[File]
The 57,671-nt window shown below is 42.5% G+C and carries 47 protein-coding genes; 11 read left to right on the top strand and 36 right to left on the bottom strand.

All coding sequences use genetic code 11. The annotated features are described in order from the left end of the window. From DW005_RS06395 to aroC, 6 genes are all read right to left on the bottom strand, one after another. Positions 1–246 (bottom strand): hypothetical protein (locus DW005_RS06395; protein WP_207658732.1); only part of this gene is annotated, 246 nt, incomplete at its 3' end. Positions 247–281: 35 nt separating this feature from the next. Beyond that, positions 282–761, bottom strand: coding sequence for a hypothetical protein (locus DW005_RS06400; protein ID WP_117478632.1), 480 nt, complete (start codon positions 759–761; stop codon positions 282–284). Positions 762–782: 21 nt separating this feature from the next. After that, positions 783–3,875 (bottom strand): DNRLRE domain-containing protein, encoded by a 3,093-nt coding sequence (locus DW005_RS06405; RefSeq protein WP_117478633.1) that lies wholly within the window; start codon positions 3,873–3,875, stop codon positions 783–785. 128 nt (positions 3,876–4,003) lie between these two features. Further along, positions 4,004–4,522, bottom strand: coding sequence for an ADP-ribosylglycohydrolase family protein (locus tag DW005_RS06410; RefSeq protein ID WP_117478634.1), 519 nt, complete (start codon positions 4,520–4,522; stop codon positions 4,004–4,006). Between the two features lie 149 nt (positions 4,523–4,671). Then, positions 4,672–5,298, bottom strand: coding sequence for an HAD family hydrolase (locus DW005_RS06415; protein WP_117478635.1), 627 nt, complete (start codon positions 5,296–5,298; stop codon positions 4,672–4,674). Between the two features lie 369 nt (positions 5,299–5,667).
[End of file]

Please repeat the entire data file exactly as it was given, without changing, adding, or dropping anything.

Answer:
The 57,671-nt window shown below is 42.5% G+C and carries 47 protein-coding genes; 11 read left to right on the top strand and 36 right to left on the bottom strand.

All coding sequences use genetic code 11. The annotated features are described in order from the left end of the window. From DW005_RS06395 to aroC, 6 genes are all read right to left on the bottom strand, one after another. Positions 1–246 (bottom strand): hypothetical protein (locus DW005_RS06395; protein WP_207658732.1); only part of this gene is annotated, 246 nt, incomplete at its 3' end. Positions 247–281: 35 nt separating this feature from the next. Beyond that, positions 282–761, bottom strand: coding sequence for a hypothetical protein (locus DW005_RS06400; protein ID WP_117478632.1), 480 nt, complete (start codon positions 759–761; stop codon positions 282–284). Positions 762–782: 21 nt separating this feature from the next. After that, positions 783–3,875 (bottom strand): DNRLRE domain-containing protein, encoded by a 3,093-nt coding sequence (locus DW005_RS06405; RefSeq protein WP_117478633.1) that lies wholly within the window; start codon positions 3,873–3,875, stop codon positions 783–785. 128 nt (positions 3,876–4,003) lie between these two features. Further along, positions 4,004–4,522, bottom strand: coding sequence for an ADP-ribosylglycohydrolase family protein (locus tag DW005_RS06410; RefSeq protein ID WP_117478634.1), 519 nt, complete (start codon positions 4,520–4,522; stop codon positions 4,004–4,006). Between the two features lie 149 nt (positions 4,523–4,671). Then, positions 4,672–5,298, bottom strand: coding sequence for an HAD family hydrolase (locus DW005_RS06415; protein WP_117478635.1), 627 nt, complete (start codon positions 5,296–5,298; stop codon positions 4,672–4,674). Between the two features lie 369 nt (positions 5,299–5,667).